5. Hybrid stablecoin—generally pegged or collateralized by fiat first and then a basket of assets later using an off-chain tokenized collateral. Examples of hybrid stablecoins are Reserve, Saga, and Aurora, Boreal.  Hybrid stablecoins can employ characteristics of other stablecoins listed above and can be viewed or become a financial instrument. Future hybrid stablecoins may employ a security token strategy where the initial issuance will be pegged against the fiat (dollar) and then later pegged against a security token (debt or equity).
  6. Derivative-backed stablecoin—a financial instrument that exists both on-chain and off-chain and can be used to protect investors and other members of the ecosystem (miners, etc.) from price fluctuations, interest rate risk (inflation) and transfer risk through futures, forwards, swaps or options. These derivative instruments can become complex multi-layer and multi-purpose and may employ different schemes to minimize risk, including virtual currency baskets (coins and tokens) or other assets (commodities) with protection from foreign exchange, interest rate (inflation) and other risks.  Arbitrage and high-frequency trading can be employed to protect investors from sudden changes in market values.
  7. Sovereign stablecoin—a coin backed by and approved by a central bank or a regulatory authority. The purpose and the reason for the issuance can vary. Countries like Cuba, Russia, China, Iran, North Korea, and Venezuela can use a sovereign stablecoin to fight inflation, trade wars, economic embargos or sanctions. For instance, Venezuelan President Nicolas Maduro announced an oil-backed cryptocurrency in March 2018 to stop its out-of-control inflation even though members of Venezuela’s parliament expressed concerns about constitutionality and legality of such action.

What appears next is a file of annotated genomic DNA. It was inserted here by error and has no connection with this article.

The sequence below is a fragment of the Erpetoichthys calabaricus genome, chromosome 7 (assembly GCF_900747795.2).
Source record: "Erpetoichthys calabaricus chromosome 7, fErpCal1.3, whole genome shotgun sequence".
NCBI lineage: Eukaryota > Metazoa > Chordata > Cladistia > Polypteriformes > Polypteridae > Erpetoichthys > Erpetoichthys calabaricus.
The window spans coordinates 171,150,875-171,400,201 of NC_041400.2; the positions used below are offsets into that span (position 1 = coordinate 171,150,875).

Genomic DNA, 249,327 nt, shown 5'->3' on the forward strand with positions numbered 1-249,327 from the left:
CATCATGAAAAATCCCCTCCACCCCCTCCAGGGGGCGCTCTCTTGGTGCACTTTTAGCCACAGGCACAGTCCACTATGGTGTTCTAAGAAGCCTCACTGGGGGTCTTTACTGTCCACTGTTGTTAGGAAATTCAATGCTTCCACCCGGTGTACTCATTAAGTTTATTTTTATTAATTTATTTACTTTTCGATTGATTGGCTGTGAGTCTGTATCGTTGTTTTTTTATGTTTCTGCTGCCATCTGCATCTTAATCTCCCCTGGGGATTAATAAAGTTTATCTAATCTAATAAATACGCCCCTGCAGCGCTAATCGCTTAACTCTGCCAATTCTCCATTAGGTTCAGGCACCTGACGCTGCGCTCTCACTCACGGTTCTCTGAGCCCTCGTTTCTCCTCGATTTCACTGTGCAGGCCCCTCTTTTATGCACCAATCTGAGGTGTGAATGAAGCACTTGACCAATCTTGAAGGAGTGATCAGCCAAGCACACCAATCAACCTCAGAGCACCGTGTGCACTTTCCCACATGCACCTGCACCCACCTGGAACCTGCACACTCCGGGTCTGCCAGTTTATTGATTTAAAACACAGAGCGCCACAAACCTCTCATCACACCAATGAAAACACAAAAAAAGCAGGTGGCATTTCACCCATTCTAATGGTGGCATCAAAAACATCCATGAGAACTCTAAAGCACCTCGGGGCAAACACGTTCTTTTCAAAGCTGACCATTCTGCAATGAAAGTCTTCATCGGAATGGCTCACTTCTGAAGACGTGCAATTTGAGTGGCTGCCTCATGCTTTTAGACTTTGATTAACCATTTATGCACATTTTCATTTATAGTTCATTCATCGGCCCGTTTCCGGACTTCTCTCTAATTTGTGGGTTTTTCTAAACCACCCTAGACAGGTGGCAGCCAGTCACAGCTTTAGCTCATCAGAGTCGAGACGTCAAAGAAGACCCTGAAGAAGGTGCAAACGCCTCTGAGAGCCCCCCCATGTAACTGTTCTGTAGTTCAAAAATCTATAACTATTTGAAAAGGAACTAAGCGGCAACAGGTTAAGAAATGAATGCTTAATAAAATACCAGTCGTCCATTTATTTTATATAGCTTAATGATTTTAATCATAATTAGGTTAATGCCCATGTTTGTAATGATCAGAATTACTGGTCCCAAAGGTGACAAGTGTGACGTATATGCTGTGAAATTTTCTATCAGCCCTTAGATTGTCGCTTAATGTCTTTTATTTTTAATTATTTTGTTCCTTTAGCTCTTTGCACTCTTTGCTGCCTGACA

In October 2018, Japan’s Financial Services Agency (FSA) declared that stablecoins, like Tether (USDT), Gemini Dollar (GUSD), USD Coin (USDC) and Paxos Standard (PAX), are not cryptocurrencies under the law. Crypto Garage recently received its approval from Japanese regulators. In addition, a number of Japanese national banks are looking at developing their own stablecoins to cut transaction costs.

For example, Mizuho Financial Group and Mitsubishi UFJ Financial Group are creating their own digital currencies separately named J-Coin and MUFG Coin. Separately, Nippon Yusen Kaisha (NYK), a shipping company, announced in November that it will create its own stablecoin to pay its employees.